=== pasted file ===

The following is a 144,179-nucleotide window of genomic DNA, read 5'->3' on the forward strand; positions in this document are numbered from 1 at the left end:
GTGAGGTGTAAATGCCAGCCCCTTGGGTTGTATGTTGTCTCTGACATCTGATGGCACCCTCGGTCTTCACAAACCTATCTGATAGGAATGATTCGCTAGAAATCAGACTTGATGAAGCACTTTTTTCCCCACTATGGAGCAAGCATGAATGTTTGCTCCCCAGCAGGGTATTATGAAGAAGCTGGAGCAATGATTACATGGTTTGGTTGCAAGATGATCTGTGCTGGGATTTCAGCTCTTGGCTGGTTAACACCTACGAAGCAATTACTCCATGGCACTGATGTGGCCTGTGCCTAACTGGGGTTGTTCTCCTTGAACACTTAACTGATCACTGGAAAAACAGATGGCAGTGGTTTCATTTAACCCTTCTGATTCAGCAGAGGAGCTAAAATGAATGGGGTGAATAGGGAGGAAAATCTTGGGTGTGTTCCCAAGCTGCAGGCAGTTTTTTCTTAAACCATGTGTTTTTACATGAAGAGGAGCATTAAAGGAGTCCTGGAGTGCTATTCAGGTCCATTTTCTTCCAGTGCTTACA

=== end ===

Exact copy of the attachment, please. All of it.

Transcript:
The following is a 144,179-nucleotide window of genomic DNA, read 5'->3' on the forward strand; positions in this document are numbered from 1 at the left end:
GTGAGGTGTAAATGCCAGCCCCTTGGGTTGTATGTTGTCTCTGACATCTGATGGCACCCTCGGTCTTCACAAACCTATCTGATAGGAATGATTCGCTAGAAATCAGACTTGATGAAGCACTTTTTTCCCCACTATGGAGCAAGCATGAATGTTTGCTCCCCAGCAGGGTATTATGAAGAAGCTGGAGCAATGATTACATGGTTTGGTTGCAAGATGATCTGTGCTGGGATTTCAGCTCTTGGCTGGTTAACACCTACGAAGCAATTACTCCATGGCACTGATGTGGCCTGTGCCTAACTGGGGTTGTTCTCCTTGAACACTTAACTGATCACTGGAAAAACAGATGGCAGTGGTTTCATTTAACCCTTCTGATTCAGCAGAGGAGCTAAAATGAATGGGGTGAATAGGGAGGAAAATCTTGGGTGTGTTCCCAAGCTGCAGGCAGTTTTTTCTTAAACCATGTGTTTTTACATGAAGAGGAGCATTAAAGGAGTCCTGGAGTGCTATTCAGGTCCATTTTCTTCCAGTGCTTACA